The GreatVines Analytics platform is a comprehensive Business Intelligence environment providing the only true end-to-end Sales Execution & Management insights in the Beverage Alcohol industry. This post will be the first in a series focusing on integrated CRM analytics using GreatVines.
Shipments and depletions are the backbone of any Beverage Alcohol sales analytics platform. While virtually all suppliers have their own unique way of viewing this information, it all boils down to how much product was sold at what frequency to what distributor and what is subsequently being done to get that product closer to the consumer. Here are some of the things suppliers typically do with this data:
Summarize it in a variety of ways across product line and sales hierarchies.
Roll it up up to larger geography and brand hierarchies, in some cases creating custom rollups of key product or distributor groupings.
Alter the volume numbers to reflect industry standards for that particular market segment – converting physical cases to 9L cases on the wine and spirits side, and converting physical cases to case equivalents on the beer side.
Painstakingly generate shipment and depletion goals to frequently measure against actual sales volumes and – depending on the adequacy of target attainment – either dig deeper to find poor performers and determine root cause, or dig deeper to find top performers and identify what’s driving increased sales.
Massage the data to determine what distributors are overstocked on certain products and what distributors don’t have enough products.
Try and project what future distributor inventory will be based on historical shipment and depletion patterns.
All of this data typically manifests itself in a myriad of summary and supporting detail reports that all bear a striking resemblance to this:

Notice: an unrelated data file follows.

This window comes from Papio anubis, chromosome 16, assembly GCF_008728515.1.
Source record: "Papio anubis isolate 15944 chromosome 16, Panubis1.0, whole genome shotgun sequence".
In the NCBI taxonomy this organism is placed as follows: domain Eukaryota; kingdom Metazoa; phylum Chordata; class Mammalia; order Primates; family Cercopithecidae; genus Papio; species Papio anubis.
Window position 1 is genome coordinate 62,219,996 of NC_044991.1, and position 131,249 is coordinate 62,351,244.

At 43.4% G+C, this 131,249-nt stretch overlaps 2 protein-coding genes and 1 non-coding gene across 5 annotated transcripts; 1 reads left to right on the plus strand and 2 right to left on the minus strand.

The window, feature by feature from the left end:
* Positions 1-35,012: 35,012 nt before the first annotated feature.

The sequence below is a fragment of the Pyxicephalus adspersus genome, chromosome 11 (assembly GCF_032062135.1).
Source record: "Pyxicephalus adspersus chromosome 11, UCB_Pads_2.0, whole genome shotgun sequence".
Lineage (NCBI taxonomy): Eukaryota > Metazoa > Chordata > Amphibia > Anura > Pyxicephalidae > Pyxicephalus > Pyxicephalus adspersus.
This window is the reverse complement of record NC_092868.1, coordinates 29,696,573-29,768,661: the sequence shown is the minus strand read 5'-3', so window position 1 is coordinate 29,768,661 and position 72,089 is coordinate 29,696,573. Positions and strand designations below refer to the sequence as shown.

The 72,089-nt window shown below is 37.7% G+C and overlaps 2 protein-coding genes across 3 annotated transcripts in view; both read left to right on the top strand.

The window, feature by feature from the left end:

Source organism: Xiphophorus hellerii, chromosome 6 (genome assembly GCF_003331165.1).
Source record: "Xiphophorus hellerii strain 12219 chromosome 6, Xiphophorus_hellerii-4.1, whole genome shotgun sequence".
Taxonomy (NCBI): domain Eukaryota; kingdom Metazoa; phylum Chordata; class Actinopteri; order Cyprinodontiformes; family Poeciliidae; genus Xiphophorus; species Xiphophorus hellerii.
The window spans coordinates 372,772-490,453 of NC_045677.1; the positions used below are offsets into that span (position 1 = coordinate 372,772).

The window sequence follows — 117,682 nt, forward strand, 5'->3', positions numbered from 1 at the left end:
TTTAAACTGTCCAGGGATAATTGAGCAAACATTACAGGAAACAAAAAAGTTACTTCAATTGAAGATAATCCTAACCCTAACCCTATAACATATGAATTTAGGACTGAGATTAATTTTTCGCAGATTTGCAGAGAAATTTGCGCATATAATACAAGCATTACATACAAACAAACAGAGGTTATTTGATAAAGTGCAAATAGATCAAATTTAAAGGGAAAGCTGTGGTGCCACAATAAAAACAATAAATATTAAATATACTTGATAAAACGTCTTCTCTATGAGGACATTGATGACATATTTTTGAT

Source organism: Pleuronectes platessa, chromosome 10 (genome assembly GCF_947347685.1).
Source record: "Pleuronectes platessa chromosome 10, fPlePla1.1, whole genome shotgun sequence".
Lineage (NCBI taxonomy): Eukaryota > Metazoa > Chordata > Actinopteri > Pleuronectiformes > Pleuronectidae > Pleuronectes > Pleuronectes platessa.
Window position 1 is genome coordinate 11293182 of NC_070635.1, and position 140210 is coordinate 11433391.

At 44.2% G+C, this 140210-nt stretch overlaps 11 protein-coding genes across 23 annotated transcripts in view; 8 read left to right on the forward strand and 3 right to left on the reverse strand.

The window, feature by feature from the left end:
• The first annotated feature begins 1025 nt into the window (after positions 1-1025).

The data collection services provide summarized invoice sales from distributors to retailers. This data is generally known as ‘Retail Account Data (RAD)’ or ‘Sales to Retail (STR)’. Things get more interesting in this set of data because it affords the ability to view product sales more granularly, and by a variety of channel classifications. Sales are analyzed to determine the health of the national account business for instance, or to determine if the channel split between on- and off-premise is adequate. Sales are also analyzed by any of a slew of other attributes that are either associated with the data (store classification, sub channel etc.) or that can be derived by performing calculations on the data (accounts sold, points of distribution, velocity etc.).
In key markets, lists of ‘Key Accounts’ are often used to group and measure sales performance. Analysis is performed to determine gained and lost distribution, and account lists are generated providing insights on where one product(s) has been selling but another product(s) hasn’t. Depending on the data service provider, insights are also generated from distributor invoice sales dollars, and the currency of data is almost real time. The possibilities of slicing RAD and STR are virtually limitless. An example top-line RAD/STR report might look like this: